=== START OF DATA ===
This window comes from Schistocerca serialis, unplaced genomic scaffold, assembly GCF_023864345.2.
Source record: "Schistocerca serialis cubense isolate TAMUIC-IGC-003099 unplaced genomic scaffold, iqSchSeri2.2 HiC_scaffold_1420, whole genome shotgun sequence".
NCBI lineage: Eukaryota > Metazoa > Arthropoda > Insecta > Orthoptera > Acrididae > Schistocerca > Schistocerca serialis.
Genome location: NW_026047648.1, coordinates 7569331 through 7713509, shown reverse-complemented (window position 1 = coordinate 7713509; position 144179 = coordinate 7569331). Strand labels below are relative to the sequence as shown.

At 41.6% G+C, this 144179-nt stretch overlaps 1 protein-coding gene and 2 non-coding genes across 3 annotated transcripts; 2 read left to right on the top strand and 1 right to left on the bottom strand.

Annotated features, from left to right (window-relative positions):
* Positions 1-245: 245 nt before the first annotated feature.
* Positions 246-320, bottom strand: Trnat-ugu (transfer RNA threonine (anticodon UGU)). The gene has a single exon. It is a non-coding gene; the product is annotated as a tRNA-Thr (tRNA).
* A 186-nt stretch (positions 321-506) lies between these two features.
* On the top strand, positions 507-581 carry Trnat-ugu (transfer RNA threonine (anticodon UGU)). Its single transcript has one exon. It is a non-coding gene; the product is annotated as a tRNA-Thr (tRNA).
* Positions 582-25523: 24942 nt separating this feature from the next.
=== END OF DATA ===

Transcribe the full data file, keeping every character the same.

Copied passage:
This window comes from Schistocerca serialis, unplaced genomic scaffold, assembly GCF_023864345.2.
Source record: "Schistocerca serialis cubense isolate TAMUIC-IGC-003099 unplaced genomic scaffold, iqSchSeri2.2 HiC_scaffold_1420, whole genome shotgun sequence".
NCBI lineage: Eukaryota > Metazoa > Arthropoda > Insecta > Orthoptera > Acrididae > Schistocerca > Schistocerca serialis.
Genome location: NW_026047648.1, coordinates 7569331 through 7713509, shown reverse-complemented (window position 1 = coordinate 7713509; position 144179 = coordinate 7569331). Strand labels below are relative to the sequence as shown.

At 41.6% G+C, this 144179-nt stretch overlaps 1 protein-coding gene and 2 non-coding genes across 3 annotated transcripts; 2 read left to right on the top strand and 1 right to left on the bottom strand.

Annotated features, from left to right (window-relative positions):
* Positions 1-245: 245 nt before the first annotated feature.
* Positions 246-320, bottom strand: Trnat-ugu (transfer RNA threonine (anticodon UGU)). The gene has a single exon. It is a non-coding gene; the product is annotated as a tRNA-Thr (tRNA).
* A 186-nt stretch (positions 321-506) lies between these two features.
* On the top strand, positions 507-581 carry Trnat-ugu (transfer RNA threonine (anticodon UGU)). Its single transcript has one exon. It is a non-coding gene; the product is annotated as a tRNA-Thr (tRNA).
* Positions 582-25523: 24942 nt separating this feature from the next.